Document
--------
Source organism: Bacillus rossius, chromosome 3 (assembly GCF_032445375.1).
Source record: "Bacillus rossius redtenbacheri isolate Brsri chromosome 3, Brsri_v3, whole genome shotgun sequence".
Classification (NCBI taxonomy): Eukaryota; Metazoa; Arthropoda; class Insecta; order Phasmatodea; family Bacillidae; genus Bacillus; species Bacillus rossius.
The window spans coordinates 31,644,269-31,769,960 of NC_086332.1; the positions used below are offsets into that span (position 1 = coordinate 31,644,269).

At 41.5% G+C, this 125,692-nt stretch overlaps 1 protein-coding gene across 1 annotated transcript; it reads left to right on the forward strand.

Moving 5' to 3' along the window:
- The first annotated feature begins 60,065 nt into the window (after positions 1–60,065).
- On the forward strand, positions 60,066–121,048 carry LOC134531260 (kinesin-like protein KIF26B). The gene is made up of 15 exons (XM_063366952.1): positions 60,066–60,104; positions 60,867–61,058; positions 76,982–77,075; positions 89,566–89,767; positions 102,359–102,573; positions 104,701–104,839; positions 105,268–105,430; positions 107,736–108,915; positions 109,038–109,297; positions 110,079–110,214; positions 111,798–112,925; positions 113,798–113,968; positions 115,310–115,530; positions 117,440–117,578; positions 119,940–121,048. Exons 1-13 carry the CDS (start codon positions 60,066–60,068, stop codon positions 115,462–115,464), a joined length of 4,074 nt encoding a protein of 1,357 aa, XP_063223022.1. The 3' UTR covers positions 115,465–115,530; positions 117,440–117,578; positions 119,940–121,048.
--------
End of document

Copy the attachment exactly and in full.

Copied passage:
Source organism: Bacillus rossius, chromosome 3 (assembly GCF_032445375.1).
Source record: "Bacillus rossius redtenbacheri isolate Brsri chromosome 3, Brsri_v3, whole genome shotgun sequence".
Classification (NCBI taxonomy): Eukaryota; Metazoa; Arthropoda; class Insecta; order Phasmatodea; family Bacillidae; genus Bacillus; species Bacillus rossius.
The window spans coordinates 31,644,269-31,769,960 of NC_086332.1; the positions used below are offsets into that span (position 1 = coordinate 31,644,269).

At 41.5% G+C, this 125,692-nt stretch overlaps 1 protein-coding gene across 1 annotated transcript; it reads left to right on the forward strand.

Moving 5' to 3' along the window:
- The first annotated feature begins 60,065 nt into the window (after positions 1–60,065).
- On the forward strand, positions 60,066–121,048 carry LOC134531260 (kinesin-like protein KIF26B). The gene is made up of 15 exons (XM_063366952.1): positions 60,066–60,104; positions 60,867–61,058; positions 76,982–77,075; positions 89,566–89,767; positions 102,359–102,573; positions 104,701–104,839; positions 105,268–105,430; positions 107,736–108,915; positions 109,038–109,297; positions 110,079–110,214; positions 111,798–112,925; positions 113,798–113,968; positions 115,310–115,530; positions 117,440–117,578; positions 119,940–121,048. Exons 1-13 carry the CDS (start codon positions 60,066–60,068, stop codon positions 115,462–115,464), a joined length of 4,074 nt encoding a protein of 1,357 aa, XP_063223022.1. The 3' UTR covers positions 115,465–115,530; positions 117,440–117,578; positions 119,940–121,048.